The research team ran exhaustive simulations lasting more than eight months each on more than a dozen desktop computers, starting with proto-planetary disks containing more than 1,000 moon-sized, rocky and icy bodies. The initial conditions for each computer model were based on current theories of how planets form in our own solar system and simulated about 200 million years of planetary evolution.

The team concluded that about one of every three known planetary systems could have evolved as-yet-undetected Earth-like planets in so-called habitable zones like the one Earth is in, he said. A whopping 40 percent of the 200 or so known planets around other stars are Hot Jupiters, although the percentage probably will decrease as more distant planets are discovered, said Raymond.

In addition to Earth-like planets that form in habitable zones outside Hot Jupiters, the simulations showed some rocky planets known as "Hot Earths" often form inside the orbits of Hot Jupiters, said Raymond. A Hot Earth, with a radius twice that of our own Earth, was discovered in 2005 in a nearby star system orbiting just 2 million miles from its parent star by a team led by University of California, Berkeley, planetary scientist Geoffrey Marcy.

The new simulations showed both Hot Earths and Earth-like planets in habitable zones formed with large amounts of water, up to 100 times the water present on Earth today, he said. The models indicate such water-rich planets would probably contain a lower percentage of iron - which may be important for the evolution and possible oxygenation of evolving atmospheres - than Earth, he said.

According to the team's simulations, Hot Earths can form astoundingly fast, in just 100,000 years or so. Earth-like planets in habitable zones form much more slowly, taking up to 200 million years, said Raymond. Geologists believe Earth took about 30 million years to 50 million years to fully form.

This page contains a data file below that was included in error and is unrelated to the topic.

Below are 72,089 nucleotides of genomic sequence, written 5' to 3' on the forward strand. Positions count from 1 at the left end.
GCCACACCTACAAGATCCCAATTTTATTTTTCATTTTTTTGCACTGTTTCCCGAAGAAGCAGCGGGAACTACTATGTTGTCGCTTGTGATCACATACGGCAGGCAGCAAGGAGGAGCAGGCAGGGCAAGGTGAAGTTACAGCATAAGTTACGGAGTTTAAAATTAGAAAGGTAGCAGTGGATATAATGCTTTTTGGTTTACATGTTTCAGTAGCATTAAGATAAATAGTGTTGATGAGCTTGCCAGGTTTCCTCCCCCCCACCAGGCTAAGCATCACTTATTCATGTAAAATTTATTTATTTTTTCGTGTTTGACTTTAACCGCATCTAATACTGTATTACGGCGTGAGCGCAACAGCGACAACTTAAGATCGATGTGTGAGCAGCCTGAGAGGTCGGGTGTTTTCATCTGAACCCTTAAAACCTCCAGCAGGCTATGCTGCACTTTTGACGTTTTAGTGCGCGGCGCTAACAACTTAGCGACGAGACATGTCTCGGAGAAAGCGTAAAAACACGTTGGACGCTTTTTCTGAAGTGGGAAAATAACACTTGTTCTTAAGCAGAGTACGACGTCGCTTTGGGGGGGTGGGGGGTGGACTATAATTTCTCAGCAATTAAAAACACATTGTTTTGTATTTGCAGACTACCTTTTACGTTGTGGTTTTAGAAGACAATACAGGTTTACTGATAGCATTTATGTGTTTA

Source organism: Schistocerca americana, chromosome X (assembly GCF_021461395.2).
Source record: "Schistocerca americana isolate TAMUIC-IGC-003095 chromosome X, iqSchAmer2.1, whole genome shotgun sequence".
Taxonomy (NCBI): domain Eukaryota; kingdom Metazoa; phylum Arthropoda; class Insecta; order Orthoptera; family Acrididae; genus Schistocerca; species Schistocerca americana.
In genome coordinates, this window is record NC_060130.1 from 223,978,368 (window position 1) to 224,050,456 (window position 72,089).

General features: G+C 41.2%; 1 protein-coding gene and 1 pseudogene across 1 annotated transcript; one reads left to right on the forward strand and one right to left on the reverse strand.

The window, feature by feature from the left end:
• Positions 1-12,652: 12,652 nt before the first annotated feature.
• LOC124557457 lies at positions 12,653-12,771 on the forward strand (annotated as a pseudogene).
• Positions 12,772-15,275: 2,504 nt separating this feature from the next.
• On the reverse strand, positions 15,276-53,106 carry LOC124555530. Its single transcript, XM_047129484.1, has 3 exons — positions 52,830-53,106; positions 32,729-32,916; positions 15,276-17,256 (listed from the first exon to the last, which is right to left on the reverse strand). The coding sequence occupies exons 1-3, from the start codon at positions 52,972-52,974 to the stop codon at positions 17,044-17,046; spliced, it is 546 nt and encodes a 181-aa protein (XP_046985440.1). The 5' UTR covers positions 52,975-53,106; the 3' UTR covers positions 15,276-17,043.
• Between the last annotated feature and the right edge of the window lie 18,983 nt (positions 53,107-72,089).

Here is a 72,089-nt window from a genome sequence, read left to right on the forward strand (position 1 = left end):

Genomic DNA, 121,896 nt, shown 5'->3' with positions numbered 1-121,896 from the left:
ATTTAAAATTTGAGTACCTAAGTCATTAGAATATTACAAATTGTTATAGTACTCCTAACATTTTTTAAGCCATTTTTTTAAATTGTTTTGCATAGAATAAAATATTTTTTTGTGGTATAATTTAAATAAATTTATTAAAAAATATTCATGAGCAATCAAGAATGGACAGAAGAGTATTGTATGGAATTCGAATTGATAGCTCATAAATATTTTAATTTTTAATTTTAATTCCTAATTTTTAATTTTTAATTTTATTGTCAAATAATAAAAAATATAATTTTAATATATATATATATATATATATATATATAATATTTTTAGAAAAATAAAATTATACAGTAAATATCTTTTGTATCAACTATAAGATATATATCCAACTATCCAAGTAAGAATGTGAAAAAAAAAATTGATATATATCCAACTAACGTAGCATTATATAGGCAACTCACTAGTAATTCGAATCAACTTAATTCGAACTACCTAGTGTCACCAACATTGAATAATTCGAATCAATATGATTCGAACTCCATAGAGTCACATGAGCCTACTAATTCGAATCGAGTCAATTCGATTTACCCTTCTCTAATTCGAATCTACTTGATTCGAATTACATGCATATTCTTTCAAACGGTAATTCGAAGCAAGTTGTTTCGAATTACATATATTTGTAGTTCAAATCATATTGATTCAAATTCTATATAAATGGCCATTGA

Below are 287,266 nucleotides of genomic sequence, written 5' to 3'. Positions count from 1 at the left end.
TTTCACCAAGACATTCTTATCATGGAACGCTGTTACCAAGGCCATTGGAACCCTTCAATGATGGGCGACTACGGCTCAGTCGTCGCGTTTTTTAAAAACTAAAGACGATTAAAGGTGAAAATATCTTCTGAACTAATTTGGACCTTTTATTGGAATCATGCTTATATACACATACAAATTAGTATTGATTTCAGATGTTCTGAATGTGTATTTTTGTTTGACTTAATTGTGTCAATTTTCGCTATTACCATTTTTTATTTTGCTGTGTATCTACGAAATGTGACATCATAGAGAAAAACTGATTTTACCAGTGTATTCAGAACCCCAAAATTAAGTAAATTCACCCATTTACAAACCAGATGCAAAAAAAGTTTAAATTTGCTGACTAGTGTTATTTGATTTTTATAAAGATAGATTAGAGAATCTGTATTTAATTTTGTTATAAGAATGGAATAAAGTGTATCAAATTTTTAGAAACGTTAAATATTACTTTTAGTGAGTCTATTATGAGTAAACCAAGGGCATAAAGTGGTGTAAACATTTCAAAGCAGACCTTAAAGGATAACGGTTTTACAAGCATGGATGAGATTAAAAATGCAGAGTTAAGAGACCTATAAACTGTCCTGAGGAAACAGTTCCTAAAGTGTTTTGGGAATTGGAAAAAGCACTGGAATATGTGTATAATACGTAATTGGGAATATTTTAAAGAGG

"I think there are definitely habitable planets out there," said Raymond. "But any life on these planets could be very different from ours. There are a lot of evolutionary steps in between the formation of such planets in other systems and the presence of life forms looking back at us."

The new research effort may allow planet hunters to determine "rough limits" indicating where to search for habitable planets in known systems of giant planets, according to the team, whose research was funded by NASA's Astrobiology Institute headquartered at the NASA Ames Research Center in Moffett Field, Calif.

"Upcoming space missions such as NASA's Kepler and Terrestrial Planet finder and ESA's COROT and Darwin will discover and eventually characterize Earth-like planets around other stars," wrote the authors in Science. ""We predict that a significant fraction of systems with close-in giant planets will be found to have a Hot Earth or potentially habitable, water-rich planets on stable orbits in the Habitable Zone. "

Source: University of Colorado at Boulder